For both his excellent 2014 season in the twilight of his career, in what appears to be his Phillies finale, and for all that he has meant to this team for a decade and a half, Jimmy Rollins is the 2014 Philadelphia Phillies Person of the Year.



2004 - Pat Tillman
2005 - Bill O'Reilly
2006 - Rev. Billy Graham
2007 - P/O Chuck Cassidy (for the American police officer)
2008 - George W. Bush
2009 - Glenn Beck
2010 - Ron Paul
2011 - Seal Team 6
2012 - Michael Phelps
2013 - Ted Cruz

TO VIEW all articles relating to the previous 'American of the Year' award honorees, simply click on that below 'Label'

Brett Myers: Backwoods Rebel

Brett Myers has released a 5-song country music EP
Fans of the Philadelphia Phillies remember Brett Myers as a key starting pitcher during the 2000’s, especially with the 2008 World Series champions, or as the closer for the 2007 NL East champions.
But most fans of the team have likely lost contact with the sometimes controversial righthander since he signed as a free agent with the Houston Astros following the 2009 season. 
Well, Brett Myers has resurfaced in recent days in a somewhat surprising role: country singer. Myers has released his debut EP “Backwoods Rebel“, a nickname which also happens to be a part of his Twitter handle @BackWoodRebel39.
In the 5-song set, Myers sings mostly about a pair of country classic topics: drinking and women. 
I Need a Drink“, “Black Creek“, “Chasing Tail“, “Beer Hand Strong“, and his first single “Kegerator” pretty much sum up the selections in their titles alone.
While the topics are simplistic and foster the good ol’ boy stereotype, fact is that this is not a bad initial effort. If a recording career in the country genre is something that the now 34-year old ex-hurler is hoping to pursue, he may have something.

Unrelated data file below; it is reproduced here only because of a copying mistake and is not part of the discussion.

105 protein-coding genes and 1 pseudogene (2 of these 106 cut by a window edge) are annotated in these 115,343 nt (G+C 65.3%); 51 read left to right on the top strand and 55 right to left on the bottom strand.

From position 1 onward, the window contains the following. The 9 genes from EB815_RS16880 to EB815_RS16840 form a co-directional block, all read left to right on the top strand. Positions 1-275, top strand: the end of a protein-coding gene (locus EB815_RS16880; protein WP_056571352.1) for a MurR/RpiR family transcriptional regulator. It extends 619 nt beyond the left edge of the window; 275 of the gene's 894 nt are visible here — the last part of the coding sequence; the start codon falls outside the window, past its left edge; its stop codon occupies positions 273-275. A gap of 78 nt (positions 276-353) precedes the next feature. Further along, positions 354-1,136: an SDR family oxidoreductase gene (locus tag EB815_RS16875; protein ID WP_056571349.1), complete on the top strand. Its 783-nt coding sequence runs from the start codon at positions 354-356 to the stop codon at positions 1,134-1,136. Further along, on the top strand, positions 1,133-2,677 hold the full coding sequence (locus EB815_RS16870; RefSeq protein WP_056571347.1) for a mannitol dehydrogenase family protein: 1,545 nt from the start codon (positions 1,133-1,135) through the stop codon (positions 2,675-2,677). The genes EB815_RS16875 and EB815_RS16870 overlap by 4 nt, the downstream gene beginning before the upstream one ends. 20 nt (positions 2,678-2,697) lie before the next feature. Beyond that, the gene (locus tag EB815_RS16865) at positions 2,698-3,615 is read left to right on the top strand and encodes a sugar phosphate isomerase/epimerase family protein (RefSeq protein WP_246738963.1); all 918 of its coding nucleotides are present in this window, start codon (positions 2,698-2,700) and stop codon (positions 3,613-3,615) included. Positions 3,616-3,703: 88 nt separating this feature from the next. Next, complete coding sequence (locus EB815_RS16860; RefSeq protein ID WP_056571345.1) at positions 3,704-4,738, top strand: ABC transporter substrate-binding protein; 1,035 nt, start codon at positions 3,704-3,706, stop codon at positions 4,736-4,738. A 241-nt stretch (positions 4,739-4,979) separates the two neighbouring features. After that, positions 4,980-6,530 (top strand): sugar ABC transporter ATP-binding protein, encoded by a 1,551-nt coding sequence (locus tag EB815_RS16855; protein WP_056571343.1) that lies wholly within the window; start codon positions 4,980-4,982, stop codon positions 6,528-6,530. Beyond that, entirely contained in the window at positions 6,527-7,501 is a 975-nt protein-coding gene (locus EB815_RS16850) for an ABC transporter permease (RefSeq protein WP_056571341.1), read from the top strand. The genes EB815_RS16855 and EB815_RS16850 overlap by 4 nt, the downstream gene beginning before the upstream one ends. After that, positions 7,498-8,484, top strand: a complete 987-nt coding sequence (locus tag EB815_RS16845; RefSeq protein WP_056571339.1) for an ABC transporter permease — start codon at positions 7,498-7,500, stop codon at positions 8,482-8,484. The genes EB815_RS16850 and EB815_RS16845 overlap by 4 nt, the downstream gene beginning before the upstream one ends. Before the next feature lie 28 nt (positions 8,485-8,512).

A native of Jacksonville, Florida, Myers has long fostered a countrified image. During the 2008 season, he and fellow rotation mate Joe Blanton were frequently spotted in the clubhouse wearing red “Redneck Wrecking Crew” t-shirts.
Brett Myers
For folks who already are fond of making fun of country music and it’s lifestyle, you’ll probably hear terms like “hillbilly“, “yokel“, and that same “redneck” tossed around in disparaging tones.
There may even be “wife beater” references to the ugly incident back in August of 2006 when Myers, a former boxer, allegedly beat his wife Kim on the streets of Boston while the Phils were there on a road trip.
Myers and his wife, who bailed him out and stood by him following that Boston incident, appear to have put the ugly past behind them, and continue to raise two young children together.
Brett and Kim Myers celebrated winning a World Series together. They have enjoyed a pro baseball lifestyle that earned him almost $60 million in total salary over 11 seasons. Whether they can survive his attempts at a music career remains to be seen.

Monday, December 29, 2014

Face of the Phillies 2015

Chase has been Phils 'Face of the Franchise' last two years